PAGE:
HiFi Sequencing will be used on a cohort of rare disease cases with the aim to identify numerous variants, both small and structural, that are not readily detectable by short-read sequencing
Pacific Biosciences of California, Inc. (Nasdaq: PACB)(“Pacific Biosciences” or “PacBio”), a leading provider of high-quality, long-read sequencing platforms, and Rady Children’s Institute for Genomic Medicine (RCIGM), a mission-driven, non-profit seeking to save lives and improve outcomes for patients, clinicians and families, shared today that they are collaborating on a study which aims to identify potential disease-causing genetic variants and increase the solve rates of rare diseases.
The study is focused on long-read whole genome sequencing of rare disease cases for which previous short-read whole genome and exome sequencing yielded no answers. The study, which is currently underway, was able to detect variants that were not identified by short-read sequencing (SRS); of these, an average of 37 were missense mutations in known disease genes.
“PacBio HiFi sequencing can identify numerous variants, both small and structural that are not readily detectable by SRS,” said Matthew Bainbridge, Principal Investigator, and Associate Director of Clinical Genomics at RCIGM. “We sequenced this cohort of patients to 10-30X depth of coverage using Pacific Biosciences HiFi long-read technology to assess whether there was an increase in the identification of these variants. We are very pleased by the preliminary results delivered in this collaboration with the team at PacBio.”
It is estimated that as many as 25 million Americans — approximately 1 in 13 people — are affected by a rare, and often undiagnosed condition. In rare disease studies, conventional techniques for whole-genome and whole-exome analysis based on SRS typically led to identification of a causal variant in less than 50% of cases. Utilizing PacBio’s Single Molecule, Real-Time (SMRT®) Sequencing technology to generate highly accurate long-reads, known as HiFi reads, clinical researchers have demonstrated that they can detect disease-causing structural and small variants missed by short-read sequencing platforms. This study is designed to evaluate the rate at which HiFi sequencing identifies overlooked causal variation.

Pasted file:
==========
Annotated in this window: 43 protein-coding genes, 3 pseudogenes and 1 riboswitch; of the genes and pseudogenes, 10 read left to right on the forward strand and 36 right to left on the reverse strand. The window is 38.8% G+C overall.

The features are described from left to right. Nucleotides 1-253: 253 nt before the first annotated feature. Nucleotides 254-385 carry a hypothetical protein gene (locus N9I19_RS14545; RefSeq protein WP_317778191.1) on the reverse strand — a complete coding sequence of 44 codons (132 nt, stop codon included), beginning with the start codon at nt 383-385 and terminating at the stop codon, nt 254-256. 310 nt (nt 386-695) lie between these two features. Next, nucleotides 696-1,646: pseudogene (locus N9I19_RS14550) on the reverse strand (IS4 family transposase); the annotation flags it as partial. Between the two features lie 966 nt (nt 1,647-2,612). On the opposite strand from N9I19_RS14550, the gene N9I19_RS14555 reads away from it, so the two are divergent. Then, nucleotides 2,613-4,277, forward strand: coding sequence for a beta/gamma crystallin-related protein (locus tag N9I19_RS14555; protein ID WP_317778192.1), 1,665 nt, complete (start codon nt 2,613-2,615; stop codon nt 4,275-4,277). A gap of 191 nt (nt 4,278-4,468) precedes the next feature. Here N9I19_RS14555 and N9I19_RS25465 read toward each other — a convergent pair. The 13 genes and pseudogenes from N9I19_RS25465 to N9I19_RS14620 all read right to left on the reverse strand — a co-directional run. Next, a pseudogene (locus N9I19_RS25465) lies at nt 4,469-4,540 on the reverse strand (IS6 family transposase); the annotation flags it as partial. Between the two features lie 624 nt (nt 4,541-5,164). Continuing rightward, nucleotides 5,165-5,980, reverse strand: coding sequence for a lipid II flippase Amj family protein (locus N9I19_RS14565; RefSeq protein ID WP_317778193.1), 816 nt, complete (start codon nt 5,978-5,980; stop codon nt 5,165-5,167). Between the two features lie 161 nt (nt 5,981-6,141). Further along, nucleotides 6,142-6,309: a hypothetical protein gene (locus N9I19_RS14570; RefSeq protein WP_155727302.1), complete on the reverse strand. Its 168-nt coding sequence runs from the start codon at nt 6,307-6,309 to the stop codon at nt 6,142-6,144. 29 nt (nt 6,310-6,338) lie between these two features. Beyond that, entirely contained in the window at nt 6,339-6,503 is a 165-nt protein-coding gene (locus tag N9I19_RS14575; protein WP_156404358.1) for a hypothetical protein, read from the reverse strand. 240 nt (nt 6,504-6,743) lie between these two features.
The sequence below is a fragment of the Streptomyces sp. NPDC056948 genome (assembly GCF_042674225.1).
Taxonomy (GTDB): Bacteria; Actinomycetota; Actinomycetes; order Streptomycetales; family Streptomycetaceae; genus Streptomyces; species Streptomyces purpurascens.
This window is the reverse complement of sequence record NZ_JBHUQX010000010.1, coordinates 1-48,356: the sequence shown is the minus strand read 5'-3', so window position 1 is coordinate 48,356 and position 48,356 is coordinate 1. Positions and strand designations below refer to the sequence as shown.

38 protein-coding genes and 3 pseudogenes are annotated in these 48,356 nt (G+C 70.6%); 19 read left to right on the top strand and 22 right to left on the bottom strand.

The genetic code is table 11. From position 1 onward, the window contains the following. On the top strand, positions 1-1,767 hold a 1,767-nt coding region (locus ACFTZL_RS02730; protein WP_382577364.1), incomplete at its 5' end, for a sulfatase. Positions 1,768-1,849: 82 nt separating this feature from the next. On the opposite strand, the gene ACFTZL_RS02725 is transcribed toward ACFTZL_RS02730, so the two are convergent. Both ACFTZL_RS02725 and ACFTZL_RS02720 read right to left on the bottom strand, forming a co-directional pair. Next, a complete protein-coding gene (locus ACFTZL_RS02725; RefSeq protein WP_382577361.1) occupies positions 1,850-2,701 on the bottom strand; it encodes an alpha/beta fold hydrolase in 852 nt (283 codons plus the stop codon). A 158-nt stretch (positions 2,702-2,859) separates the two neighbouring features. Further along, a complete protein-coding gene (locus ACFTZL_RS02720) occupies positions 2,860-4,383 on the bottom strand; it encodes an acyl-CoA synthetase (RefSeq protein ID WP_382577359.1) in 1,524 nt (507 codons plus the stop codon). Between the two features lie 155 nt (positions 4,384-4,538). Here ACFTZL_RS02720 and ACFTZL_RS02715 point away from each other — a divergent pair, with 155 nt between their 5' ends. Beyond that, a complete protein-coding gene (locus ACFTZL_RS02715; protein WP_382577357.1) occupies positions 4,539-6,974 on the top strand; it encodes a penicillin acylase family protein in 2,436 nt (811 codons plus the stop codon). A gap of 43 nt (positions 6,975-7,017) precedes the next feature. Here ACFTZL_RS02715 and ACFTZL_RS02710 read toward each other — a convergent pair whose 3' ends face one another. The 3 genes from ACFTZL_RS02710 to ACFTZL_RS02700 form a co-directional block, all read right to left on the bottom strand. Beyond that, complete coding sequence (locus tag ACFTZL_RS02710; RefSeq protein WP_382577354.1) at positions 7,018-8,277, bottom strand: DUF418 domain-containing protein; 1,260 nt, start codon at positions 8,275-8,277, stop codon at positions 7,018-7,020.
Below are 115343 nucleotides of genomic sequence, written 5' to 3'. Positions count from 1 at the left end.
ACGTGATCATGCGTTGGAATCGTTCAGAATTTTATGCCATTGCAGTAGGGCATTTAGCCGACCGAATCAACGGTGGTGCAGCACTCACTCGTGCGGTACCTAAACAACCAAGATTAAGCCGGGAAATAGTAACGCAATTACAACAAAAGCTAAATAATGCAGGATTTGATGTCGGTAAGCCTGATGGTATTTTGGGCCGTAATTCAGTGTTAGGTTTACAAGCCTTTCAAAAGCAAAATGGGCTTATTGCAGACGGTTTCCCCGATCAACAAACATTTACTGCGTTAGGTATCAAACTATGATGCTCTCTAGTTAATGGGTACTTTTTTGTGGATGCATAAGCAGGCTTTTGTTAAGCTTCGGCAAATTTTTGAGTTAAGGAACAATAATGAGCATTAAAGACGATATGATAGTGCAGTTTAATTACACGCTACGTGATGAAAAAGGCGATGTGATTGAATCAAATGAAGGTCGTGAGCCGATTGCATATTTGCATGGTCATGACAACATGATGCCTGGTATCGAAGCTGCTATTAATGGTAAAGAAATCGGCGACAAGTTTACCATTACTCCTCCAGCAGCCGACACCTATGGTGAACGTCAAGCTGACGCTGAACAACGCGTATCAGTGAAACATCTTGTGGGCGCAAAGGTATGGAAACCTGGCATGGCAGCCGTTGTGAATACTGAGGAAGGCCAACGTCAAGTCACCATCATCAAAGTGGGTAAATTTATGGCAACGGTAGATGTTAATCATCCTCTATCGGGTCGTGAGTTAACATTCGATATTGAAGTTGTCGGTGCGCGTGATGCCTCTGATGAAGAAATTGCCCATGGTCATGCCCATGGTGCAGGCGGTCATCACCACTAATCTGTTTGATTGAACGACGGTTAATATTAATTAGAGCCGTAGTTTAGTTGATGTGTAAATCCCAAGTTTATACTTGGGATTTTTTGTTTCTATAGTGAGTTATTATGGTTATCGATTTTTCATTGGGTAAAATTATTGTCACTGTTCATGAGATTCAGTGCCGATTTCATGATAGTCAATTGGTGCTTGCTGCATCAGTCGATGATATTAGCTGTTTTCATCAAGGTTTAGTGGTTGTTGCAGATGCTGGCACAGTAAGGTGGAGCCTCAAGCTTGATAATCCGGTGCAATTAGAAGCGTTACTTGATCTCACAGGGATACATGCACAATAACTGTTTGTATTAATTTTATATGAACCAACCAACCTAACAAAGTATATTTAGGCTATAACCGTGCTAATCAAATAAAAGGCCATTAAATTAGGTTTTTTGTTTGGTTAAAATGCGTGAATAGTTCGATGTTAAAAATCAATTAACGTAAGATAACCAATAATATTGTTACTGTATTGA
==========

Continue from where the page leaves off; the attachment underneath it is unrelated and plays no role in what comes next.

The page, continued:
“It is an honor to collaborate with the innovative pediatric translational researchers at RCIGM to bring HiFi Sequencing data to bear on some of their most difficult cases of rare pediatric disease, and hopefully give individuals and families answers regarding potential underlying genetic variants, which may ultimately provide healthcare providers with insights to end their diagnostic odysseys,” said Christian Henry, CEO and President at PacBio.
“We’ve been aware that there’s a subset of seriously ill babies and children who don’t receive a diagnosis with current sequencing methods, but based on their symptoms, we’re fairly certain that they have an underpinning genetic disease,” said Stephen Kingsmore, MD, DSc, President and CEO of Rady’s Children’s Institute for Genomic Medicine. “With this new technology, we are excited to see how many more of these children and families will receive additional insight regarding the identification of potential disease-causing genetic variants.”